REVIEW AND EXCERPT: Teardrop Shot by Tijan

Release date: June 24th
Genre: Sports Romance


I asked for his criteria for bed buddies–that’s the PG version.

He swore at me and said he didn’t do groupies. And just like that, our friendship was off to a great start.

Reese Forster was the starting point guard for the Seattle Thunder.

Gorgeous. Cocky. Loved by the nation.

He’s also attending preseason basketball training camp where I used to work.

Correction: where I work again, because I was fired from my last job.

And dumped.

And I might have a tiny bit of baggage, but that’s normal. Right?

Reese and I shouldn’t have become friends. We shouldn’t have become roommates.

And we really shouldn’t have started sleeping together … (Except we did.)

I’m adorably psychotic. He’s in the NBA. This is not a disaster waiting to happen, at all. Teardrop Shot is a 107k standalone with brand new characters.

My Review

I’m a huge sports romance junkie, and a big fan of Tijan’s writing and storytelling, so I couldn’t wait to read Teardrop Shot and immerse myself in the writer’s new world and characters, and by the time I finished Charlie and Reese’s story, my appreciation for how Tijan crafts and creates grew tenfold because this book was so much more than I thought it would be and it took readers on one hell of an emotional journey – one where Charlie struggles to live again…where she hides behind her techniques of deflection and where she gets a second chance to share who she truly is with someone who accepts her, her baggage, and her lack of a filter in stressful or overwhelming situations.

Before I go further in my review, I have to be honest about my initial reaction to Charlie’s story. I struggled in the beginning to truly understand all the things that Charlie was dealing with, and I’m not sure if it was because the things that happened to her were only vaguely introduced or if it dealt more with the way she cut off her lifeline, her friends, in what seemed to be a rather easy decision. But as I continued to read and learn more about Charlie’s struggles and the reasons behind her vanishing act for the past 8 years, a much clearer picture formed, and I was able to see what coping mechanisms she used so that she could continue surviving, continue existing and hopefully, some day, be able to move on an move forward without her broken pieces keeping her plagued by the past.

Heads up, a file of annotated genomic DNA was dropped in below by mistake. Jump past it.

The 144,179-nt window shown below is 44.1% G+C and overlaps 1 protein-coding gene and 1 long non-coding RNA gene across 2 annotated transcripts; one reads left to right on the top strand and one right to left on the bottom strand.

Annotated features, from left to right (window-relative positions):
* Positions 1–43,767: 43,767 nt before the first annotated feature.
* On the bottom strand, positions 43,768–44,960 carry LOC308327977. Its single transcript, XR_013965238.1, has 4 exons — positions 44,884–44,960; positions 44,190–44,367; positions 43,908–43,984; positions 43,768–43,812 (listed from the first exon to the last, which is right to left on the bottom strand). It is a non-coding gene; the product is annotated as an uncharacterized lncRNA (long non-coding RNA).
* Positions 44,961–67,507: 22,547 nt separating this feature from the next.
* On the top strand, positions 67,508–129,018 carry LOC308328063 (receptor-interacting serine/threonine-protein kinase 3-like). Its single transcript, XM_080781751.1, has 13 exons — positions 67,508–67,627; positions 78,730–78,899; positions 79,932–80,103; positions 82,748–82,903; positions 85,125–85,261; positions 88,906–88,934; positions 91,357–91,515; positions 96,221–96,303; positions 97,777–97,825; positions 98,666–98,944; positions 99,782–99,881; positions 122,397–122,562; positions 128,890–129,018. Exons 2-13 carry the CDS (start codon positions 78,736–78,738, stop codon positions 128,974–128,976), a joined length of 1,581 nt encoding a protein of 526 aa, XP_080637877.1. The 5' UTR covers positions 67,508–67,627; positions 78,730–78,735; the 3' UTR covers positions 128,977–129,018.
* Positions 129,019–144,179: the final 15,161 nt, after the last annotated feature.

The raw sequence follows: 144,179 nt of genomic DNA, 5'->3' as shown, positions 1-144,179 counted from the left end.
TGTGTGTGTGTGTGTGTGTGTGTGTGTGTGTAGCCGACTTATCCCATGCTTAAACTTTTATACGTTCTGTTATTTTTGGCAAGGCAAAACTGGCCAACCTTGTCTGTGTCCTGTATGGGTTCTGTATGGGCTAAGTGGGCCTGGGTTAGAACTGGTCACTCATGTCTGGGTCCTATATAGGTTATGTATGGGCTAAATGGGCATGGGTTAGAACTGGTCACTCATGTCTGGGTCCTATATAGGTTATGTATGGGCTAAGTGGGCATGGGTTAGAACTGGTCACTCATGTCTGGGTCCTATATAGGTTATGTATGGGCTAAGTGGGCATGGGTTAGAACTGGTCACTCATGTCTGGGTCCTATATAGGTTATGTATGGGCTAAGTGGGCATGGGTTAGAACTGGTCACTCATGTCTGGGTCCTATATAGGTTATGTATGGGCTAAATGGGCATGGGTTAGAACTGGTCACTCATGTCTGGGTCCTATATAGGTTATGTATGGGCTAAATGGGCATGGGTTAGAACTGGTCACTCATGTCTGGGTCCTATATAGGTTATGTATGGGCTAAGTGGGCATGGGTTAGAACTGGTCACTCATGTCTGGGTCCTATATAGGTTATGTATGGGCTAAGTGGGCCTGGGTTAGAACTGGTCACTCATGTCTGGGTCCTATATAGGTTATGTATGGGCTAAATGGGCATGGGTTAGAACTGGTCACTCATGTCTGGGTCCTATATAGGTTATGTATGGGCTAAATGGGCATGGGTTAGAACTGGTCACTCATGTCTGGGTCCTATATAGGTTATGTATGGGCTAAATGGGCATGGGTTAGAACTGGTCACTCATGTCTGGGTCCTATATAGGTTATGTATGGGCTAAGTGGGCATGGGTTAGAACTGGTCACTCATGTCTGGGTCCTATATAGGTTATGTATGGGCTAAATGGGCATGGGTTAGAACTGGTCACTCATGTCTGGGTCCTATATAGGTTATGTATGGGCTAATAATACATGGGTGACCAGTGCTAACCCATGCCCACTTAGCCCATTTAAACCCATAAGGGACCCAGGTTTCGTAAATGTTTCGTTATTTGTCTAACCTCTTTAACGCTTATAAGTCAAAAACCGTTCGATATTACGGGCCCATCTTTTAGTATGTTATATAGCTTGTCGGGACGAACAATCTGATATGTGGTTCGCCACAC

I adored Charlie’s group of friends; they were so understanding and had her back regardless of how much her ghosting them hurt. There was just something so special about their friendship – it was more like they were family and family stayed together even when one of their own went off course a bit and needed to be reminded that she always had a safe place with them.

The progression of Charlie and Reese’s friendship/relationship was most definitely not a linear path, which given what both of them had already endured due to other people’s decisions and actions, made complete sense. There were going to be highs and lows, breakthroughs and setbacks, complications and simple acts, but the fact that from the very beginning Reese answered every last one of Charlie’s less than appropriate questions spoke to exactly what these two could become.

Reese is instrumental in Charlie’s recovery, in her ability to show him just how tormented her heart is, but this story is more so about Charlie’s re-awakening, and while Reese is tantamount to her progression, Charlie has to be the one to begin her healing, to take her pain, her heartache, and her grief and maybe not let them go but find a way through them, to release them enough that she can reclaim her life and be somewhat at peace with the past in order to live in the present and have a future that is as rare and beautiful as a teardrop shot.

4.5 Poison Apples


There was Garth Carzoni.

I almost fell down into the dishwasher.

I should stop gawking, but I couldn’t.

Terry Bartlonguesen.

I made a weird sounding gurgle. It started as a sigh, but I caught myself and barked out an alien something again. I wasn’t sure myself what it was.  

He’d been traded the last year to help–I couldn’t breathe. Literally. My heart stopped working as he leaned over and whispered something to Matthew Crusky.

Matthew Crusky, everyone! The Cruskinator. The Cruskimachine.

Double-down on the weird alien sigh.